Of the 194 enquiries received, 30 women were eligible, and ten participated in the focus groups or semi-structured interviews. Reasons for not being eligible included BMI < 25 (n = 29), current use of OCP (n = 37), use of insulin sensitisers (n = 34), use of gonadotrophins (n = 4), unable to attend (n = 10), has diabetes (n = 7), did not meet PCOS diagnostic criteria (n = 6), has another hormonal condition (n = 11), pregnant (n = 5) within age range (n = 3). Nine of the women who were eligible were uncontactable, eight women were unable to attend focus groups or provide interviews due to distance and/or time constraints and three failed to attend the focus groups and were subsequently uncontactable.

Two focus groups were held, attended by two women and five women respectively. A further five women were unable to attend focus groups and contributed telephone interview data. Focus groups lasted 104 and 117 min respectively while the mean duration of telephone interviews was 21 min (range: 17 to 27 min). By the end of data collection, data saturation in terms of reaching the same main themes had been reached.

Nine out of ten women contributed to the demographic data, while one did not return the survey despite repeated reminders to do so. The majority of women were married, worked full-time, were of European ancestry, and had at least a Bachelor degree qualification. Most women were childless; one woman had four children (Table 1).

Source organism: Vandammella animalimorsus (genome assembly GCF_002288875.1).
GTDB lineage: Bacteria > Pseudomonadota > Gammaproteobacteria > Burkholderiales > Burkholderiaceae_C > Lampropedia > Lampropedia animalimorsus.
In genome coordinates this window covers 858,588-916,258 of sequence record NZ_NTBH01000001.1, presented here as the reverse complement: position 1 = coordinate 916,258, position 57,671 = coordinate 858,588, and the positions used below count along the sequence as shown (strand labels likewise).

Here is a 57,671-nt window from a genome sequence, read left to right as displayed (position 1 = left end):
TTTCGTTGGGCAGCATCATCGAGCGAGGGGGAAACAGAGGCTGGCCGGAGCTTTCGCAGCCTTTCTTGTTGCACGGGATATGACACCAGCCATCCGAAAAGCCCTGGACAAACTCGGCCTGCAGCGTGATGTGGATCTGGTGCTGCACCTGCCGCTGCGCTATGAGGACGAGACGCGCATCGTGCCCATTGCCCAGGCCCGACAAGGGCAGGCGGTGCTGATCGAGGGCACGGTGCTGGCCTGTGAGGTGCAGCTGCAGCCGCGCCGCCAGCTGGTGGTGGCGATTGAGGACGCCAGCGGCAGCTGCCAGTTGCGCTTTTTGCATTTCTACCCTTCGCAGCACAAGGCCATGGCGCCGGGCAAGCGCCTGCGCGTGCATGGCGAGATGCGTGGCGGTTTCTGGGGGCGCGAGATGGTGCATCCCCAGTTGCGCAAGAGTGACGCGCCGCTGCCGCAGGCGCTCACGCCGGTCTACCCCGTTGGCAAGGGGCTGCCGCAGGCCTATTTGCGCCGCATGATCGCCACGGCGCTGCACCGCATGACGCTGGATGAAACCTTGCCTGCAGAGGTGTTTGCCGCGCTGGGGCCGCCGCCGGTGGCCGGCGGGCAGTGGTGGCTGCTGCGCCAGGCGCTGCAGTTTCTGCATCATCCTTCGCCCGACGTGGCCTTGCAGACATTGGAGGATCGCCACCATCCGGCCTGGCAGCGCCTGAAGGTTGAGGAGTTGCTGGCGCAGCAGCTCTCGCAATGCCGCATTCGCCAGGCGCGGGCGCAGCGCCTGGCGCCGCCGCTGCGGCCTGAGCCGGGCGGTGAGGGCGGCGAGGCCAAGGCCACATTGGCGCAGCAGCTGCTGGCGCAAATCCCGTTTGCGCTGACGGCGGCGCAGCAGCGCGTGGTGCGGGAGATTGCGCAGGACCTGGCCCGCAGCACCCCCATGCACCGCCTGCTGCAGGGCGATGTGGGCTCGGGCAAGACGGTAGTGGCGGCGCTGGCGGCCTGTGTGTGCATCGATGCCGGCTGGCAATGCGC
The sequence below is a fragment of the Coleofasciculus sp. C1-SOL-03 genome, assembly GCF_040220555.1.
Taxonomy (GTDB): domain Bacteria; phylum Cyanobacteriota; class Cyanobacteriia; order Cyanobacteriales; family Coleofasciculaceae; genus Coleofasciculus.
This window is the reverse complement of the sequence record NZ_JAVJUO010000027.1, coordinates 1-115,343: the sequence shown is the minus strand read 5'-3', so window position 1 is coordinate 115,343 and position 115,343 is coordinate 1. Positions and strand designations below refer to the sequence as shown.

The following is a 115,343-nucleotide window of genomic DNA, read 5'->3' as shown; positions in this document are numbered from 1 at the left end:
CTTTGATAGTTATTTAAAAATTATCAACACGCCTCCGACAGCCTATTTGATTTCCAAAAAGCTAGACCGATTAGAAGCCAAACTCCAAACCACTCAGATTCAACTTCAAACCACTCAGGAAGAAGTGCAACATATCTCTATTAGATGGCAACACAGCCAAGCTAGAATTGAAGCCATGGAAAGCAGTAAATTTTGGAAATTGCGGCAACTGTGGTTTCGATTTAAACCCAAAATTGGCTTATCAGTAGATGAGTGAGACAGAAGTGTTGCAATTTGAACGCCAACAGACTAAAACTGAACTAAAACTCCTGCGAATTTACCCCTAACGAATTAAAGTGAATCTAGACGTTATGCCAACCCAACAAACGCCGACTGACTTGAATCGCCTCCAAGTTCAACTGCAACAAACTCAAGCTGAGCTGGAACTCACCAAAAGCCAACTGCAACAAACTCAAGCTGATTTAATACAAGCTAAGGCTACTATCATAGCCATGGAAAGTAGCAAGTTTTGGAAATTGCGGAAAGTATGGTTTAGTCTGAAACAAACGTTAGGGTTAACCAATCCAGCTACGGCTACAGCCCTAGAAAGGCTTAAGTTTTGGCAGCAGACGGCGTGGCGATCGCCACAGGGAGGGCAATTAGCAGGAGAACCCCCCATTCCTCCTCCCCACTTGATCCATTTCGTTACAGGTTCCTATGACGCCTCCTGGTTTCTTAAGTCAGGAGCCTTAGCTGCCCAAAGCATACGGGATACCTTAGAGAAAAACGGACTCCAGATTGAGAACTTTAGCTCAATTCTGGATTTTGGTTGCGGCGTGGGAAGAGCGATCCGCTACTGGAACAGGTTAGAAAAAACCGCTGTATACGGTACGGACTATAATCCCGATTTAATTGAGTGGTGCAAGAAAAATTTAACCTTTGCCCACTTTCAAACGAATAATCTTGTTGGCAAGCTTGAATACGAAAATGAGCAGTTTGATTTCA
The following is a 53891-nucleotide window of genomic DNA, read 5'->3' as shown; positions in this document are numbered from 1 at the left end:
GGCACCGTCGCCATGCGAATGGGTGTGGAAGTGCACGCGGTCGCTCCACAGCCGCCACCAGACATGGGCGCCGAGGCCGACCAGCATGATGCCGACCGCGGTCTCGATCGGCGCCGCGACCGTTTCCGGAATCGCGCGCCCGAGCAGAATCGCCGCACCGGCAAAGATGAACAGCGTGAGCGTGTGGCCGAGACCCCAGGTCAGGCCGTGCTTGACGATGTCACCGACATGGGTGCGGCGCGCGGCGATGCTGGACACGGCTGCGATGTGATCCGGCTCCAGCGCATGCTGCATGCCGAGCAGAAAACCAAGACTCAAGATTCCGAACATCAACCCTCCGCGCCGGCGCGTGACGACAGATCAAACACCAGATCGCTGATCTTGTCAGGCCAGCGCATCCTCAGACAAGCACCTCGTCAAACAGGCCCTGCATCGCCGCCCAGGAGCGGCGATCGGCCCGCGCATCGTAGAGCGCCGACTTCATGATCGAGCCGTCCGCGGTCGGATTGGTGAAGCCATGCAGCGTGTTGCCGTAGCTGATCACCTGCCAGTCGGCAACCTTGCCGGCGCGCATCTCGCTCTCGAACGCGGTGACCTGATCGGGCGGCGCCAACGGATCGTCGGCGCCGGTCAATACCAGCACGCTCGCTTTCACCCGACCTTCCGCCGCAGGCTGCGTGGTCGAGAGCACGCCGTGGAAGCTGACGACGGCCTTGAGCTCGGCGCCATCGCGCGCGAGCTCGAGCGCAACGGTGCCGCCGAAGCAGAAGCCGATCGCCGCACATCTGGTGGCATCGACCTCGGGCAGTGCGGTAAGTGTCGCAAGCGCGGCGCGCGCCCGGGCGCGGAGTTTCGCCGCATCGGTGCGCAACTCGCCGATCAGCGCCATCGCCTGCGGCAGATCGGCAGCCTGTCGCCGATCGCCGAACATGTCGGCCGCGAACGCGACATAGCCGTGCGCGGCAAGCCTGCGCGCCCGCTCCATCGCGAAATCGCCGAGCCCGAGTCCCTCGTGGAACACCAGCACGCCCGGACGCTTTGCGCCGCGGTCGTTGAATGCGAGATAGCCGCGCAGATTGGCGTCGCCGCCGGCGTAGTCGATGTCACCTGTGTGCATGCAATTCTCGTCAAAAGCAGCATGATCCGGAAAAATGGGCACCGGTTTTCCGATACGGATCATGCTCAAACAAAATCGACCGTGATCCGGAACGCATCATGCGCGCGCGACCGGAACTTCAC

Table 1 Baseline characteristics of participants


The weight loss journey

Women described a long struggle with their weight, with difficulty in weight management being a key theme. Many spoke of fluctuating weight, typically starting with weight loss from a new intervention followed by a return to baseline, usually at the cessation of the intervention. The weight loss journey was described as a “rollercoaster ride”, “a lifetime of yoyo dieting”, “always doing the up and down stuff”, “just like a yoyo up and down”.

“Did Thai boxing for a while and I'd lost some weight, but then since I moved to Australia somehow I gained 15 kilos again.”

“They [meal replacement shakes] were [effective] for while you're having them, but as soon as you stop having them, you just put all the weight back on anyway.”

Some women gained more weight than what was lost initially, such as Jessica: “Then you’d beef it back on about three times as much”.

The impact of PCOS on weight

Women felt that having PCOS affected their ability to lose weight and to keep it off. They expressed a self-defeating attitude with the belief that PCOS is a barrier to losing weight. One participant felt that because of PCOS, it took her longer to see results. Eventually, she became discouraged with the lack of results for her efforts and stopped trying. Others similarly became discouraged with the lack of rewards and abandoned their efforts: “Why aren’t I seeing results, jumping on the scales every day and I do my own head in”. Some women also expressed frustration about other people seeming to lose weight more easily: “My husband...he’ll just drop weight like nothing else, and I’ll just be lagging behind”.

“Honestly I think at the back of my mind somewhere I don't know that -because I have this condition it's going to take longer for me to reach that goal”.

“There were 30 girls in this group and I felt like I was the only one that felt that I had something - up against - I was up against a wall at the first before I even started the fitness, and these girls were just dropping weight.”